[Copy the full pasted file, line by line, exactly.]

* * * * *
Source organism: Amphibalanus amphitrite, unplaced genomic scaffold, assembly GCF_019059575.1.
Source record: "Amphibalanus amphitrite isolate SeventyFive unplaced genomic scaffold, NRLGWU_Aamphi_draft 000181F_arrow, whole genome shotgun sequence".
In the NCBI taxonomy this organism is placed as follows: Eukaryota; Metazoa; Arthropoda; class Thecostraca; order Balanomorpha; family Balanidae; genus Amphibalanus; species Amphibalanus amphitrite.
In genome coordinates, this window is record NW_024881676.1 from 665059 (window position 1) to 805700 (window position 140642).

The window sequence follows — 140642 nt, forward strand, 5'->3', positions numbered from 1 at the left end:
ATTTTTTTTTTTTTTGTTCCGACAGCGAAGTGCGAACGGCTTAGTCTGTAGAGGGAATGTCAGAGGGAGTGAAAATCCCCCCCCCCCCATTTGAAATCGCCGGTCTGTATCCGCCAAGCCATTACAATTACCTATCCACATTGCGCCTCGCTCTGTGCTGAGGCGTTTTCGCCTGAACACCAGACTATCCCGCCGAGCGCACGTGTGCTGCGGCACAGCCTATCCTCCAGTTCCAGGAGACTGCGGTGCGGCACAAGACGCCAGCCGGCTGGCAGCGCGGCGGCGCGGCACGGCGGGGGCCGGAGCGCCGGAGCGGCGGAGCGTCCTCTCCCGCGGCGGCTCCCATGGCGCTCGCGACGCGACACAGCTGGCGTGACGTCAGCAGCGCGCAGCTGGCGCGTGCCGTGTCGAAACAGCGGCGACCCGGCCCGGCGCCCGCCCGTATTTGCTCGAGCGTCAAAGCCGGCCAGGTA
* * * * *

Source organism: Amphibalanus amphitrite, unplaced genomic scaffold, assembly GCF_019059575.1.
Source record: "Amphibalanus amphitrite isolate SeventyFive unplaced genomic scaffold, NRLGWU_Aamphi_draft 000181F_arrow, whole genome shotgun sequence".
In the NCBI taxonomy this organism is placed as follows: Eukaryota; Metazoa; Arthropoda; class Thecostraca; order Balanomorpha; family Balanidae; genus Amphibalanus; species Amphibalanus amphitrite.
In genome coordinates, this window is record NW_024881676.1 from 665059 (window position 1) to 805700 (window position 140642).

The window sequence follows — 140642 nt, forward strand, 5'->3', positions numbered from 1 at the left end:
ATTTTTTTTTTTTTTGTTCCGACAGCGAAGTGCGAACGGCTTAGTCTGTAGAGGGAATGTCAGAGGGAGTGAAAATCCCCCCCCCCCCATTTGAAATCGCCGGTCTGTATCCGCCAAGCCATTACAATTACCTATCCACATTGCGCCTCGCTCTGTGCTGAGGCGTTTTCGCCTGAACACCAGACTATCCCGCCGAGCGCACGTGTGCTGCGGCACAGCCTATCCTCCAGTTCCAGGAGACTGCGGTGCGGCACAAGACGCCAGCCGGCTGGCAGCGCGGCGGCGCGGCACGGCGGGGGCCGGAGCGCCGGAGCGGCGGAGCGTCCTCTCCCGCGGCGGCTCCCATGGCGCTCGCGACGCGACACAGCTGGCGTGACGTCAGCAGCGCGCAGCTGGCGCGTGCCGTGTCGAAACAGCGGCGACCCGGCCCGGCGCCCGCCCGTATTTGCTCGAGCGTCAAAGCCGGCCAGGTA